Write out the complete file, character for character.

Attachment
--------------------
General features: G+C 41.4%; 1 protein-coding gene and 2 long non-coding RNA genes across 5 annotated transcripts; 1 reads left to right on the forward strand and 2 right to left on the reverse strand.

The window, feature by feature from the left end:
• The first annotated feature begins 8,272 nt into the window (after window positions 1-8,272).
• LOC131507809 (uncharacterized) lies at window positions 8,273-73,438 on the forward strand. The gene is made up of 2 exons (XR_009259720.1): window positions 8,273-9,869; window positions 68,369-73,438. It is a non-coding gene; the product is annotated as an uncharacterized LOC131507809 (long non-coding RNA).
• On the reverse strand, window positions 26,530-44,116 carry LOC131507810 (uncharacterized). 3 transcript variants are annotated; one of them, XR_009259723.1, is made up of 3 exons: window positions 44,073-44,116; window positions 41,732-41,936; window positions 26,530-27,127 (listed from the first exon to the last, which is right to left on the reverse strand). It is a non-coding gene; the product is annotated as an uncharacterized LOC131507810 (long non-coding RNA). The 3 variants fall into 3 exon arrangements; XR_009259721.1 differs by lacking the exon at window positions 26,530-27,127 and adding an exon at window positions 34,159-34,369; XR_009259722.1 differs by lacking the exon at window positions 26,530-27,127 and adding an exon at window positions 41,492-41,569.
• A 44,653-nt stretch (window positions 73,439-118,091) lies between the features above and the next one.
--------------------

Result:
General features: G+C 41.4%; 1 protein-coding gene and 2 long non-coding RNA genes across 5 annotated transcripts; 1 reads left to right on the forward strand and 2 right to left on the reverse strand.

The window, feature by feature from the left end:
• The first annotated feature begins 8,272 nt into the window (after window positions 1-8,272).
• LOC131507809 (uncharacterized) lies at window positions 8,273-73,438 on the forward strand. The gene is made up of 2 exons (XR_009259720.1): window positions 8,273-9,869; window positions 68,369-73,438. It is a non-coding gene; the product is annotated as an uncharacterized LOC131507809 (long non-coding RNA).
• On the reverse strand, window positions 26,530-44,116 carry LOC131507810 (uncharacterized). 3 transcript variants are annotated; one of them, XR_009259723.1, is made up of 3 exons: window positions 44,073-44,116; window positions 41,732-41,936; window positions 26,530-27,127 (listed from the first exon to the last, which is right to left on the reverse strand). It is a non-coding gene; the product is annotated as an uncharacterized LOC131507810 (long non-coding RNA). The 3 variants fall into 3 exon arrangements; XR_009259721.1 differs by lacking the exon at window positions 26,530-27,127 and adding an exon at window positions 34,159-34,369; XR_009259722.1 differs by lacking the exon at window positions 26,530-27,127 and adding an exon at window positions 41,492-41,569.
• A 44,653-nt stretch (window positions 73,439-118,091) lies between the features above and the next one.